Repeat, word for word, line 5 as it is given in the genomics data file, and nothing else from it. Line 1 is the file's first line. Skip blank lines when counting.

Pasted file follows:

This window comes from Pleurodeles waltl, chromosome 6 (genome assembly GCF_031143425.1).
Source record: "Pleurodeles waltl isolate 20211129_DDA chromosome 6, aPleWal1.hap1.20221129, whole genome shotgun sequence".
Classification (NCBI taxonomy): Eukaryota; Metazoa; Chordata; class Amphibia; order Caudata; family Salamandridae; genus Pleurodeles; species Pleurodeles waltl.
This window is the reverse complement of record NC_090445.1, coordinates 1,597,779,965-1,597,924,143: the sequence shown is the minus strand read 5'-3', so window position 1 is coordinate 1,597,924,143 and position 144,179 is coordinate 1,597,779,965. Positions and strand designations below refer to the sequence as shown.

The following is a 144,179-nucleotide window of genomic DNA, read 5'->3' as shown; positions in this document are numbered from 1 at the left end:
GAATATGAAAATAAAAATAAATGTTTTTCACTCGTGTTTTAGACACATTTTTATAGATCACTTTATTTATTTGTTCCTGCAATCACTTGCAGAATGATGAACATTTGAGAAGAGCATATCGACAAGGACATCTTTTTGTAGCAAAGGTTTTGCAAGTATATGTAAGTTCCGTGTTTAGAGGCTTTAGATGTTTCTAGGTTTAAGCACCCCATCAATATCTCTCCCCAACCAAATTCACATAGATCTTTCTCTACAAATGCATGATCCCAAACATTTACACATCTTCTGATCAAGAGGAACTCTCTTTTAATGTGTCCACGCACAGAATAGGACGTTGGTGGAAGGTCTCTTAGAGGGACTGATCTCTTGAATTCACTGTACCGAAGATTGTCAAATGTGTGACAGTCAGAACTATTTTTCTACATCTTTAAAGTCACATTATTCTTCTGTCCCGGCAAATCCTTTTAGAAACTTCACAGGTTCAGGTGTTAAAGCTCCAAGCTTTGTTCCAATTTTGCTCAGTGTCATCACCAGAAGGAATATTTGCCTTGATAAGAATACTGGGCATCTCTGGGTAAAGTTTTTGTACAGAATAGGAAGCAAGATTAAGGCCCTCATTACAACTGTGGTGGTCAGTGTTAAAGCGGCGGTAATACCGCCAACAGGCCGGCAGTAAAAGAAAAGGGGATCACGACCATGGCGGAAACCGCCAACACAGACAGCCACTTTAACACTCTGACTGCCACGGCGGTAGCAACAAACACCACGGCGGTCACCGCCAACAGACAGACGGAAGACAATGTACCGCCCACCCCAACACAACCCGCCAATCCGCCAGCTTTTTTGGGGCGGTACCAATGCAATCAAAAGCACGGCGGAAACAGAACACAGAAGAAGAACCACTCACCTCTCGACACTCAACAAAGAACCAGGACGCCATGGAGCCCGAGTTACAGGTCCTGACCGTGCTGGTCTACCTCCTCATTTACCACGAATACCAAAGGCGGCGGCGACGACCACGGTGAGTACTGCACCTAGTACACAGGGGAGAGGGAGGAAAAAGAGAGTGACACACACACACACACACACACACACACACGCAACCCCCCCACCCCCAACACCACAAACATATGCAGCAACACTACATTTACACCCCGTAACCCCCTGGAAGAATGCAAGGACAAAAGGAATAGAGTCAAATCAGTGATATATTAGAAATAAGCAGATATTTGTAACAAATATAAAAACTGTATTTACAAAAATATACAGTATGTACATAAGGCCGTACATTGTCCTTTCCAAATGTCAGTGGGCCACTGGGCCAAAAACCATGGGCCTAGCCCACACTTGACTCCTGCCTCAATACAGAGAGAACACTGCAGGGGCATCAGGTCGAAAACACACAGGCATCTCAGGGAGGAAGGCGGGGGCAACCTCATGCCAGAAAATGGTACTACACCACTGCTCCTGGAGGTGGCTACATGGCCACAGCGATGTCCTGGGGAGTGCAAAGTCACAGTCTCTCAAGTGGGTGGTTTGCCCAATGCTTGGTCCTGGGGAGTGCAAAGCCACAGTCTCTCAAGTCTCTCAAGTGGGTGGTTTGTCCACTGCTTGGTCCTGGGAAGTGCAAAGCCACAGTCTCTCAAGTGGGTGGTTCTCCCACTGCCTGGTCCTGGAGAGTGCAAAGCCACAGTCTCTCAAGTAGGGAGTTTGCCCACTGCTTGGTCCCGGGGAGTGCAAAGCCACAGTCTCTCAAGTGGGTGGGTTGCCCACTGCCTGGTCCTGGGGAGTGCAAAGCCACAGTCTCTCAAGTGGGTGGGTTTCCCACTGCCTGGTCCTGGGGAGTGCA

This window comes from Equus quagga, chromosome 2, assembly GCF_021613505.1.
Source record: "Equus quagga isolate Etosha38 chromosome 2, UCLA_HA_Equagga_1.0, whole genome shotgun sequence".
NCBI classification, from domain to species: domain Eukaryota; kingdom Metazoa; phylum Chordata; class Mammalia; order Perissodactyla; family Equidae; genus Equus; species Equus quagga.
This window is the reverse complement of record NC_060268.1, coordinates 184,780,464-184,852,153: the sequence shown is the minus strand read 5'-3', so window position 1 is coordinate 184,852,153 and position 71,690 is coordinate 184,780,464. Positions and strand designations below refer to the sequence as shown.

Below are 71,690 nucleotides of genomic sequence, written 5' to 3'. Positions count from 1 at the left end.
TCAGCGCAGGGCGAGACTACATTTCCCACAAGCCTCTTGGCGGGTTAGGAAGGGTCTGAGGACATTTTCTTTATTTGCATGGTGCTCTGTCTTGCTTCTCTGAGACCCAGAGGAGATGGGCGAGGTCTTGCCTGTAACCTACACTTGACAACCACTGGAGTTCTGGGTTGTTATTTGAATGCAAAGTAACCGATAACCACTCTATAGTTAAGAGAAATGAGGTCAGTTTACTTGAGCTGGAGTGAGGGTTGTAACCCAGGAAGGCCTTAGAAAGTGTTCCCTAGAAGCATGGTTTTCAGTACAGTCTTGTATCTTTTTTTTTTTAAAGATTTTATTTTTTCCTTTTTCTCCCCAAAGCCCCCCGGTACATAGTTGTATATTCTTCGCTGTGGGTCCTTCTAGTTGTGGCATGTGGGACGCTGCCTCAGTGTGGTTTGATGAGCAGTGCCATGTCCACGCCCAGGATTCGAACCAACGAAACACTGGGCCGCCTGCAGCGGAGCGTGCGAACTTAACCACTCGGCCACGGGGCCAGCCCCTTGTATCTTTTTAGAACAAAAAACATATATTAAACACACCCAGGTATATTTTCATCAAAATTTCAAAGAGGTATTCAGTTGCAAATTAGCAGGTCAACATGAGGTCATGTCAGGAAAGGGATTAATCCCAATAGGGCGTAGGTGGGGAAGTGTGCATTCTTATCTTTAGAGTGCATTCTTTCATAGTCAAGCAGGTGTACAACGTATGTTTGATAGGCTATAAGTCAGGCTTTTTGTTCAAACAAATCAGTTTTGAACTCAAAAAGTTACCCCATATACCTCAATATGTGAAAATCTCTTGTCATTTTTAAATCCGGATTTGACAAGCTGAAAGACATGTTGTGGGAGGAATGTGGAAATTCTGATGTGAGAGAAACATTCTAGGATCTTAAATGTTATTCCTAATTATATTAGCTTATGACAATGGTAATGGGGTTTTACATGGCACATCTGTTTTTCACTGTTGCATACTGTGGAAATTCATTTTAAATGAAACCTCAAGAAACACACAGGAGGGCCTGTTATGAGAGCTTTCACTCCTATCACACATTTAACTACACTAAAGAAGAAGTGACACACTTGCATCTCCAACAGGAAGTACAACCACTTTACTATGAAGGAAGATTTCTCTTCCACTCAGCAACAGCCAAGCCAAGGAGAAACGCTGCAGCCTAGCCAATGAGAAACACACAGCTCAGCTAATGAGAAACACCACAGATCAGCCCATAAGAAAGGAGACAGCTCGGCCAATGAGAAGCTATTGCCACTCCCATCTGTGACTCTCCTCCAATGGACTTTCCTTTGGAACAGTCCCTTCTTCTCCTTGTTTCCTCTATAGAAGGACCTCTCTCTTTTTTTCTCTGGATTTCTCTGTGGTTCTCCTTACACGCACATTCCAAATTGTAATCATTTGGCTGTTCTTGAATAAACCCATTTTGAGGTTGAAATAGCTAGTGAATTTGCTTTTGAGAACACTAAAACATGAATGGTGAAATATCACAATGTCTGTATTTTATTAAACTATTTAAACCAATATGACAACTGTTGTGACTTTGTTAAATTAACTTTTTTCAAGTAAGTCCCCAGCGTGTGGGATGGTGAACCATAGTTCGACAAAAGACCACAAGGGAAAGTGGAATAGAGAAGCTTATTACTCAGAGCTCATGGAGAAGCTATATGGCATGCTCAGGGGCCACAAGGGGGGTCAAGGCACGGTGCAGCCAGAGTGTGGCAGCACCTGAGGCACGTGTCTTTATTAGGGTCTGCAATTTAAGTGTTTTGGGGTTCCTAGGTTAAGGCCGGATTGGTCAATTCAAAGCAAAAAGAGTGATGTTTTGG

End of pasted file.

The following is a 144,179-nucleotide window of genomic DNA, read 5'->3' as shown; positions in this document are numbered from 1 at the left end: